Chase Announces Major Shakeup for Popular Credit Cards


If you are a Chase Freedom or Chase Freedom Unlimited cardholder, you may soon notice some major changes coming your way.

On August 31, Chase announced that it’s making some adjustments to the existing Freedom cash back cards as well as introducing a new option.

Here are three big changes that you need to know about in the Freedom card line and some additional details on each:

  1. Chase Freedom Unlimited cardholders will see a change in cash back structure.
  2. Signups for the Chase Freedom card soon will be discontinued.
  3. Freedom Flex will be introduced as a new credit card to replace the Freedom card.

1. Chase Freedom Unlimited Cardholders Will See a Change in Cash Back Structure

If you have the Chase Freedom Unlimited, you’ll see a new cash back benefits structure effective September 13, 2020.

The existing cash back structure for this card is an unlimited 1.5% on all purchases.

Good news! That 1.5% cash back will remain, but it will be supplemented by additional cash back opportunities in the following categories:

  • 5% on travel purchased through Chase Ultimate Rewards
  • 3% on dining (including takeout and delivery services)
  • 3% on drug store purchases

Considering there is nothing that existing cardholders need to qualify for these increased cash back opportunities, this is a win all the way around.

New applicants should be able to receive these new cash back bonus categories by signing up as early as September 15, 2020. They also can qualify for a $200 welcome bonus offer if they spend at least $500 within the first three months of membership.

2. Signups for the Chase Freedom Card Soon Will Be Discontinued

This was not explicitly stated in Chase’s recent announcement, but Team Clark reached out to confirm this information.

New signups for the Chase Freedom card will be discontinued in the days leading up to the announced Sept. 15 changes.


Chase told Team Clark that existing cardholders will have the option either to keep their current credit card or move over to the new Freedom Flex credit card (more on that later). The rotating 5% cash back categories the Freedom card is known for will continue on schedule with the new credit card if members choose to switch.

The Freedom card recently offered 5% cash back on grocery store purchases, excluding Target and Walmart, in the first year of membership (up to $12,000 spent), so some members may have an incentive to hold on to that card as long as Chase will let them.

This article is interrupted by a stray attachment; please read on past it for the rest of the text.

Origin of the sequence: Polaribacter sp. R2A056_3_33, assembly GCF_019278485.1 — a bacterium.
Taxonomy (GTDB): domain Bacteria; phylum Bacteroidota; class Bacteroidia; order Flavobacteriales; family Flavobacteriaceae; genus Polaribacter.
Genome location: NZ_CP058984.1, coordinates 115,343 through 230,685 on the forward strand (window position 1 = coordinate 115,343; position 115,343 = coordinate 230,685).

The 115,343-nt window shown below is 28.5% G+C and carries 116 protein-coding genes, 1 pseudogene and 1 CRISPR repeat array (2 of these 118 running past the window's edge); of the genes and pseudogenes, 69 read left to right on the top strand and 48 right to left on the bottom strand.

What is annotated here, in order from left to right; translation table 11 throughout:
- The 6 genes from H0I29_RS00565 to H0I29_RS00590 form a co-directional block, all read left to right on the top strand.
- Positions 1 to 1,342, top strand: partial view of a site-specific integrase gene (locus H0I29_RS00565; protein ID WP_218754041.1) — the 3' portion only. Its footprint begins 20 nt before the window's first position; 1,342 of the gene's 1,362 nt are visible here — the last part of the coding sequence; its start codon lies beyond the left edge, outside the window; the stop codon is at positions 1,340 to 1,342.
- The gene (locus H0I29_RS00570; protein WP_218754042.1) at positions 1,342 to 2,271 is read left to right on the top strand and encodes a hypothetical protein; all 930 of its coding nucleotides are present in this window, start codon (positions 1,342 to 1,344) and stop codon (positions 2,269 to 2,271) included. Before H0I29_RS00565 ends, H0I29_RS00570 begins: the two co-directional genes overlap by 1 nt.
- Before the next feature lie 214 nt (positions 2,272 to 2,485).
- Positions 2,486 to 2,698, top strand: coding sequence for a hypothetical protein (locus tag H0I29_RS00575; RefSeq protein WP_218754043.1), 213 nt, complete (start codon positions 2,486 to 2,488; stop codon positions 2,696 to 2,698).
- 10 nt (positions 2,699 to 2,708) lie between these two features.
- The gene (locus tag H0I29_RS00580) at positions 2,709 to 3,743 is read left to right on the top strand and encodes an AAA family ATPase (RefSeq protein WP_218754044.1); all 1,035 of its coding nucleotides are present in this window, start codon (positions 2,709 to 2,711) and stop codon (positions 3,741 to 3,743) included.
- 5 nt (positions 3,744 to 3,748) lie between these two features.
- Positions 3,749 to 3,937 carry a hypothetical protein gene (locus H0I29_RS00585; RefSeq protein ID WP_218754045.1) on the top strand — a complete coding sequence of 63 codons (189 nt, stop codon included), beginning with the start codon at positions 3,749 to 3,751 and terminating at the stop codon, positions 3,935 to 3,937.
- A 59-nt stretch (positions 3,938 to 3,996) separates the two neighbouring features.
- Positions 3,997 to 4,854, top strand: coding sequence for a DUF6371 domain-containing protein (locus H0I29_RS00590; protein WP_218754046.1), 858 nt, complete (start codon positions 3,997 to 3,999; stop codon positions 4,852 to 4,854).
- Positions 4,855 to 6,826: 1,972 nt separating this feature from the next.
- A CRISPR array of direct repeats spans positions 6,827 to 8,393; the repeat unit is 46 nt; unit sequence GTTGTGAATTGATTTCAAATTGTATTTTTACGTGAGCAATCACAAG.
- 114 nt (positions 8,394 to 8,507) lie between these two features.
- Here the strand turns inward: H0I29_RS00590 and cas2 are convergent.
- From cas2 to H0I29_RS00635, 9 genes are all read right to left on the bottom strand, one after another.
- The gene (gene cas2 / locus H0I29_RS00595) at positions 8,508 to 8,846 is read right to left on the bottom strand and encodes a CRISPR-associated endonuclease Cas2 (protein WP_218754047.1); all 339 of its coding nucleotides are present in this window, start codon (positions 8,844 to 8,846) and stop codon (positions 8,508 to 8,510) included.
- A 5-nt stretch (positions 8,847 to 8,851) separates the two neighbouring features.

Note: The Chase Freedom and Chase Freedom Unlimited are two different cards. The Freedom Unlimited will continue to take new applications.

3. Freedom Flex Will Be Introduced as a New Credit Card to Replace the Freedom

As one credit card is put out to pasture, a new one is born.

Chase announced that the new Freedom Flex will replace the Freedom card in its cash back credit card lineup. You will be able to apply for this card beginning Sept. 15.

Team Clark took a closer look at this new card and came up with 8 things you’ll want to know about the Freedom Flex, but here is a quick overview of some of the perks to this card:

  • The Freedom’s 5% rotating bonus categories will continue with the Flex.
  • The new cash back categories touted above for the Freedom Unlimited also will apply to the Flex card (5% on Chase Ultimate Rewards travel purchases, 3% on dining, 3% at drug stores).
  • No annual fee
  • $200 welcome bonus offer on spending $500 or more within the first three months for new members
  • A cell phone protection plan from Mastercard is included if you pay your bill with this card.

Final Thoughts

This shakeup for Chase’s line of Freedom cash back cards appears to be a net positive for consumers.

The increased cash back opportunities in the dining and drug store categories make sense amid pandemic-induced economic conditions. And they help the Freedom Unlimited card compete with cards that carry a higher everyday rate of cash back returns.

While the Chase Freedom has been a popular cash back credit card in recent years, the Freedom Flex appears positioned to carry forward most of its strong points while also trying to add value with non-rotating spending bonuses in categories like dining and drug store purchases.

Money expert Clark Howard would recommend staying the course with an unlimited 2% cash back card to make sure you’re getting a solid return on your purchases regardless of category, but the Freedom Unlimited and Freedom Flex do provide enough bonus category incentive to warrant consideration.


If you are looking for a card to do all your spending on dining (3%) and then to max out rotating 5% bonus opportunities, both of the new Freedom offerings could be justified in your wallet alongside an everyday spender like the Citi Double Cash or the Paypal Cashback Mastercard.

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